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Monod sign (lungs)

Monod sign (often misspelt Monad sign) simply describes gas that surrounds a mycetoma (most commonly an aspergilloma) in a pre-existing pulmonary cavity 1-3. It should not be confused with the air crescent sign which is seen in recovering angioinvasive aspergillosis 4. The air crescent sign her...
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More black sign

The more black sign is a normal finding in lateral chest x-ray, and refers to the gradual increased apparent radiolucency (blackness) of the vertebral bodies, when proceeding from upper to lower chest. This is due to the increased proportion of the chest comprised of air containing lungs over di...
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Mosaic attenuation pattern in lung

Mosaic attenuation is a descriptive term used in describing a patchwork of regions of differing pulmonary attenuation on CT imaging.  It is a non-specific finding, although is associated with the following: obstructive small airways disease: low attenuation regions are abnormal and reflect decr...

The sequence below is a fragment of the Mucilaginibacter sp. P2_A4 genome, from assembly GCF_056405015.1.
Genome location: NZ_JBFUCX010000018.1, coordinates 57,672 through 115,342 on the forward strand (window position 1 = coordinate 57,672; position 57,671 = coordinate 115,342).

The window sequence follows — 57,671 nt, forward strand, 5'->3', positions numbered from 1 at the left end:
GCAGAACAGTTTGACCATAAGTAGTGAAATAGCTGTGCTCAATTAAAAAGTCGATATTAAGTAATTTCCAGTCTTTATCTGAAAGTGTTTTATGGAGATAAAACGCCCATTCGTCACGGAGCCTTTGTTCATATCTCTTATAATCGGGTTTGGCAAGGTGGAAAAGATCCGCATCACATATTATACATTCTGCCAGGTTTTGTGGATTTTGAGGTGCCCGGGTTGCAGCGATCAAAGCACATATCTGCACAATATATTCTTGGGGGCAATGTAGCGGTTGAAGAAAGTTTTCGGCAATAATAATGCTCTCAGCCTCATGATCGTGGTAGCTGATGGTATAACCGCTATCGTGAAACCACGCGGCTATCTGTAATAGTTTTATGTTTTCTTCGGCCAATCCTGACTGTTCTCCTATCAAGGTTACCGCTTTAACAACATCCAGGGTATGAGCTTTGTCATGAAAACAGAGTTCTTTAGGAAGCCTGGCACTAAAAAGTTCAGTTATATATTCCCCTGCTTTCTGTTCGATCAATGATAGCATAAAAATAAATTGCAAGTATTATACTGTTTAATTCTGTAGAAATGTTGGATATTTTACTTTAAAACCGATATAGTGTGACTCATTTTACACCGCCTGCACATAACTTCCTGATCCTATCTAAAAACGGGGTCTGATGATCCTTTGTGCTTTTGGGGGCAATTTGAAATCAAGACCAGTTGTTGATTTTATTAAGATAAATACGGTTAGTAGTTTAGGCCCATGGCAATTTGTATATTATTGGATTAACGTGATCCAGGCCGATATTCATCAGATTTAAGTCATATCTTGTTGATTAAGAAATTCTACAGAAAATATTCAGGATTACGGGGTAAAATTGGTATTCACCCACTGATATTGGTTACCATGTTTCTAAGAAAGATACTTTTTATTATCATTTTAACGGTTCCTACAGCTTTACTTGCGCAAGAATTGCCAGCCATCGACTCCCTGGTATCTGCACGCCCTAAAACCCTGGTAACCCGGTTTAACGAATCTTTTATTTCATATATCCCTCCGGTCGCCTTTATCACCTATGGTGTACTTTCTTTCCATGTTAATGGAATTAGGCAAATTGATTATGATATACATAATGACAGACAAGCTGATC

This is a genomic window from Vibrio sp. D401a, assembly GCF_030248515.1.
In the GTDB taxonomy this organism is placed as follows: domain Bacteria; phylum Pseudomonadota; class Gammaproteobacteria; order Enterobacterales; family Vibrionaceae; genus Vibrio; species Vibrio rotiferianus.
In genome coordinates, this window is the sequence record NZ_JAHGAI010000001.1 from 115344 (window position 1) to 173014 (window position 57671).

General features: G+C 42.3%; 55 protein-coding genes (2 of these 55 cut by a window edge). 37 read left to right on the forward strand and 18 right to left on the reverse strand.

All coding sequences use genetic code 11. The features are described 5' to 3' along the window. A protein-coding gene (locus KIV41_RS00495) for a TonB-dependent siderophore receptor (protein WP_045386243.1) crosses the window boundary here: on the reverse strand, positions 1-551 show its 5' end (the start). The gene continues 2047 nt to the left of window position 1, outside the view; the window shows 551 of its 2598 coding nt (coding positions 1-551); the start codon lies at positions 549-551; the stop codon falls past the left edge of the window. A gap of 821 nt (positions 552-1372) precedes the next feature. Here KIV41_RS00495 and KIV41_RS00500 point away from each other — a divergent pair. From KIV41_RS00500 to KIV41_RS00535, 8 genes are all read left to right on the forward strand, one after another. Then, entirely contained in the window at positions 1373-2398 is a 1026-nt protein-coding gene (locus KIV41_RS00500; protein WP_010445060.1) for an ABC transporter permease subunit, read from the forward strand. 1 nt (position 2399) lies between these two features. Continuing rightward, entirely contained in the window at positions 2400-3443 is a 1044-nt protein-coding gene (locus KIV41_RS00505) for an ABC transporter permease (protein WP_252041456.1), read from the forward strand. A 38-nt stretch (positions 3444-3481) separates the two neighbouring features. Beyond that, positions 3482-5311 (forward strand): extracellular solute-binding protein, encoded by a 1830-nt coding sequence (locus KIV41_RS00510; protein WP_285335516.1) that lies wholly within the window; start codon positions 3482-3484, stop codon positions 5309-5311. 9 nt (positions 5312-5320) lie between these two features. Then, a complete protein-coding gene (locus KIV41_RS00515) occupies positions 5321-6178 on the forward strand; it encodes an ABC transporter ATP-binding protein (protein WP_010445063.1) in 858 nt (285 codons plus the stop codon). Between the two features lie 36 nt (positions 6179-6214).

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Mounier-Kuhn syndrome

Mounier-Kuhn syndrome is a somewhat controversial entity and used synonymously with tracheobronchomegaly by most authors 7,8,9.  Epidemiology Mounier-Kuhn syndrome is most frequently seen in middle age men before the age of 50 1,6. Clinical presentation The anatomical and physiological chang...
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Mucoepidermoid carcinoma of lung

Mucoepidermoid carcinoma (MEC) of the lung is a type of non small cell lung cancer (NSCLC). It is classified under the group of lung carcinomas of the salivary gland type. Epidemiology Mucoepidermoid carcinoma (MEC) is the most common of the SGTTLs 9. The tumour is thought to account for ~ 0.2...
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Mucoid impaction (lung)

Mucoid impaction, also referred to as mucus plugging or bronchocele, airway filling by mucoid secretions and can be obstructive or non-obstructive. It is a common pathological finding in chest imaging. Pathology Aetiology Mucoid impaction may result from either obstructive or non-obstructive ...
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Multifocal micronodular pneumocyte hyperplasia

Multifocal micronodular pneumocyte hyperplasia (MMPH) is a rare benign hamartomatous proliferation of type II pneumocytes and is seen in association with tuberous sclerosis (TS). It can occur with or without concurrent lymphangiomyomatosis. Radiographic features HRCT / Contrast CT Chest Seen ...
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Multilobar pneumonia

Multilobar pneumonia, as the name suggests, is a lobar pneumonia affecting multiple lobes. Patients with community acquired multilobar pneumonia have a worse prognosis with longer admissions, more need for ventilatory support and more frequent treatment failure 1.